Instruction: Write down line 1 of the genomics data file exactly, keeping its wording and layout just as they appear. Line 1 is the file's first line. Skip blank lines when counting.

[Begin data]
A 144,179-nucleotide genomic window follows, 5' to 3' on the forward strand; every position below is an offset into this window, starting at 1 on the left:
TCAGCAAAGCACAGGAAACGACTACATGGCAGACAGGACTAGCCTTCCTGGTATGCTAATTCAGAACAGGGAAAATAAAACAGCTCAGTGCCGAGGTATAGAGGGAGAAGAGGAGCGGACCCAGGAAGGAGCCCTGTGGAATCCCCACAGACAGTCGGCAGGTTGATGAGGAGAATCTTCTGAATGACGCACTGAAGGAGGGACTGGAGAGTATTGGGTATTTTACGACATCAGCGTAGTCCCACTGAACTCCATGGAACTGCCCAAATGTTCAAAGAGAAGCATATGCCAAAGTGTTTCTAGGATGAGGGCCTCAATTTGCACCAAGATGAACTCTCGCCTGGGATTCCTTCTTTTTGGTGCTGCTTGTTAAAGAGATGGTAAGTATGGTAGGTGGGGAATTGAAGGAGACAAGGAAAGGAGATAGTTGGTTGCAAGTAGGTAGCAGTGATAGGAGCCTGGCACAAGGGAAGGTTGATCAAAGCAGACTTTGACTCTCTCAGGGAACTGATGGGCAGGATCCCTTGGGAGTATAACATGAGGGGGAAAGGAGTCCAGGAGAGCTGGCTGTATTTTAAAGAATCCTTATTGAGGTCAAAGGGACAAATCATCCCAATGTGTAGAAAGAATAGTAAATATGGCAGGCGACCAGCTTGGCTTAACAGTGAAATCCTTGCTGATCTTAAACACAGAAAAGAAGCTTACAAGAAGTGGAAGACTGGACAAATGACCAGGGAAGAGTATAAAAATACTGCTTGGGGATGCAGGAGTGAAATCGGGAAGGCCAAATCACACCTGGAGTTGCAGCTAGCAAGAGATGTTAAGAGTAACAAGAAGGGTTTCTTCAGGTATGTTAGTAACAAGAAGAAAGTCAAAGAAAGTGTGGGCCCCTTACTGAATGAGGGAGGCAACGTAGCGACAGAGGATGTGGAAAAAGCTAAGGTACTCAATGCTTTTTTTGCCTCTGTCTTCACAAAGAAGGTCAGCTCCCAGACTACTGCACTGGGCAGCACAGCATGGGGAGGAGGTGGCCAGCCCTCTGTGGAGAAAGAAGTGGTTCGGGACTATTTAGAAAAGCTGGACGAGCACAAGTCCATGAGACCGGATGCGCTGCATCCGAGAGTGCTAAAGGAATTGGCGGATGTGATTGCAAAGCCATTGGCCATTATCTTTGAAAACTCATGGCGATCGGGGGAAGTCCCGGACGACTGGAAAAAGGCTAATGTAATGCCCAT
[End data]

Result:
A 144,179-nucleotide genomic window follows, 5' to 3' on the forward strand; every position below is an offset into this window, starting at 1 on the left: